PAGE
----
Event question

Discussion in 'ASP .Net' started by tshad, Oct 15, 2008.

  1. tshad

    tshad Guest

    I am just getting started with events and had a couple of questions on why
    they do what they do.

    If you have a textbox and you want to handle an event you can just do:

    this.TextBox2.TextChanged += new
    EventHandler(TextBox2_TextChanged);
    and then have the function.

    void TextBox2_TextChanged(object sender, EventArgs e)
    {
    Response.Write(this.TextBox2.Text);
    }

    Here the event is created and tied to the control and function.

    But if you do it in a user control, the function doesn't seem to be tied to
    anything.

    For example, in my .ascx page I could have this:
    public event EventHandler BubbleTextChanged;
    //protected void OnBubbleTextChanged(EventArgs e)
    //{
    // //if (BubbleTextChanged != null)
    // //BubbleTextChanged(this, e);
    //}

    Where I normally wouldn't comment out the function, so it isn't tied to
    anything (or doesn't seem to be). And the function seems to always need the
    word "on" in front of it.

    If I had 3 events (and no functions) they would show up in intellisense with
    "on" in front of them:

    public event EventHandler A1;

    public event EventHandler B1;

    public event EventHandler C1;

    public event EventHandler D1;

    public event EventHandler E1;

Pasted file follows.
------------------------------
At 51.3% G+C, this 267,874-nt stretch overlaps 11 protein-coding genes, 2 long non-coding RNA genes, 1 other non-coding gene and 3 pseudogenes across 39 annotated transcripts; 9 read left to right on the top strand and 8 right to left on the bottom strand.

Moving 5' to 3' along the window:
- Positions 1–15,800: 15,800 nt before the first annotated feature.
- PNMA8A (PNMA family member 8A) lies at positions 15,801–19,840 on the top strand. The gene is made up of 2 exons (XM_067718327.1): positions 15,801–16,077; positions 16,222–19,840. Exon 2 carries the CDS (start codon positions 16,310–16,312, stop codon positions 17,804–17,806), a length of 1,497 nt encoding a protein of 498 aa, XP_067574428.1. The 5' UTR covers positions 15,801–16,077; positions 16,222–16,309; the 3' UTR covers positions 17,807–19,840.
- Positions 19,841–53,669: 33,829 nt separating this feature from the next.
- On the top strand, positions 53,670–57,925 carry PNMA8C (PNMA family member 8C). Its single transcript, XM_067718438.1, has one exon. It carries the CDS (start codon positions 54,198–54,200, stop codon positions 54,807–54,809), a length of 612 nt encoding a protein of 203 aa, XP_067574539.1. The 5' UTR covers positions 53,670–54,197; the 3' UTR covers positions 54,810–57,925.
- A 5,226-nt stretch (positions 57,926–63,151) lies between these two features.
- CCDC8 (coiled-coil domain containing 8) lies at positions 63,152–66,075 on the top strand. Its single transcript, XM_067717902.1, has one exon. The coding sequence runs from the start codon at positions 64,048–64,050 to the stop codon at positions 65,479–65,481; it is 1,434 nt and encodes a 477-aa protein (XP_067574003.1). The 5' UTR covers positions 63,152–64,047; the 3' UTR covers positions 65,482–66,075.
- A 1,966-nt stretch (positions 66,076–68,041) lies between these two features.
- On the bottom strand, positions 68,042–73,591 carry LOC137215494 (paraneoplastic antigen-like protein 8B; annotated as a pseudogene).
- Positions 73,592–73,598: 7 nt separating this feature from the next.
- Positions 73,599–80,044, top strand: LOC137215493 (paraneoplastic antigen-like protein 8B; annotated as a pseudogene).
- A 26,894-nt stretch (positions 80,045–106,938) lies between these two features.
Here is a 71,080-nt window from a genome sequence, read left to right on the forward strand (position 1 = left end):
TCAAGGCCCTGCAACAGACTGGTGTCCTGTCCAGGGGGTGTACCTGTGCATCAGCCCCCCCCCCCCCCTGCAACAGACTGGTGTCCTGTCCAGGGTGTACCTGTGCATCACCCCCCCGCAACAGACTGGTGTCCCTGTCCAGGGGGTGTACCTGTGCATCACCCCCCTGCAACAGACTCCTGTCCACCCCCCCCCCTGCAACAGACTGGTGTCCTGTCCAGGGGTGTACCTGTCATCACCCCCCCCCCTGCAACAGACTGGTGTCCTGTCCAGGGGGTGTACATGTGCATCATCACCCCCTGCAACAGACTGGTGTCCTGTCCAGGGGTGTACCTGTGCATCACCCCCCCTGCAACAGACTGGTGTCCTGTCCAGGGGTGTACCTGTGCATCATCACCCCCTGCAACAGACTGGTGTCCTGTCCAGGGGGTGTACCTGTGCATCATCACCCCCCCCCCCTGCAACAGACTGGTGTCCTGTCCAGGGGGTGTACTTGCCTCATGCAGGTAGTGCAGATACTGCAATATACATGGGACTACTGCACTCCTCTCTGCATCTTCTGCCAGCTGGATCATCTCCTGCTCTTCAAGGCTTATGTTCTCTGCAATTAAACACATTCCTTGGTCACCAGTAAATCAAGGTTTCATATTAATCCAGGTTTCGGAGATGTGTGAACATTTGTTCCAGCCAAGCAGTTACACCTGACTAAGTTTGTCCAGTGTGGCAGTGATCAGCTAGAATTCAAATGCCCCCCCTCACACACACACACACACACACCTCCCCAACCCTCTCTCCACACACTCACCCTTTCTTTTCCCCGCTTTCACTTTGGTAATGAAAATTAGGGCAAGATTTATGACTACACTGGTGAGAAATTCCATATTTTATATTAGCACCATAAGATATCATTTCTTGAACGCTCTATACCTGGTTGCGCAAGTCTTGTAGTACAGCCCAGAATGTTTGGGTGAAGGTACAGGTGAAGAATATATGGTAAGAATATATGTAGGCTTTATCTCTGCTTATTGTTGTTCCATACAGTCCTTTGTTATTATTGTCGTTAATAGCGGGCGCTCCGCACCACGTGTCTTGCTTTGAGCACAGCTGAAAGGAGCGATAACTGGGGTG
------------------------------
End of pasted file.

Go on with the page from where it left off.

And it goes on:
If I only had the above and nothing more, in my aspx page my intellisense
    would show:

    onA1
    onB1
    onC1
    onD1
    onE1

    Yet in my first example, the event was TextBox2.TextChanged no
    TextBox2.onTextChanged or the event that was tied to that:
    TextBox2_TextChanged wasn't onTextBox2_TextChanged.

    Why is it different?

    Thanks,

    Tom
    tshad, Oct 15, 2008
    #1
    1. Advertising

  2. tshad

    bruce barker Guest

    events are pretty simple.

    an event is just a collection of delegates (functions to call).
    if you have an object that wants to raise events, that object defines a
    public event (any name you want). when the object wants to raise events it
    calls the delegates stored in its event object. the event will be null if no
    delegates have been added. by convention, the routine that raises the event
    is called OnEventName, and is code like:

    public EventHandler MyEvent;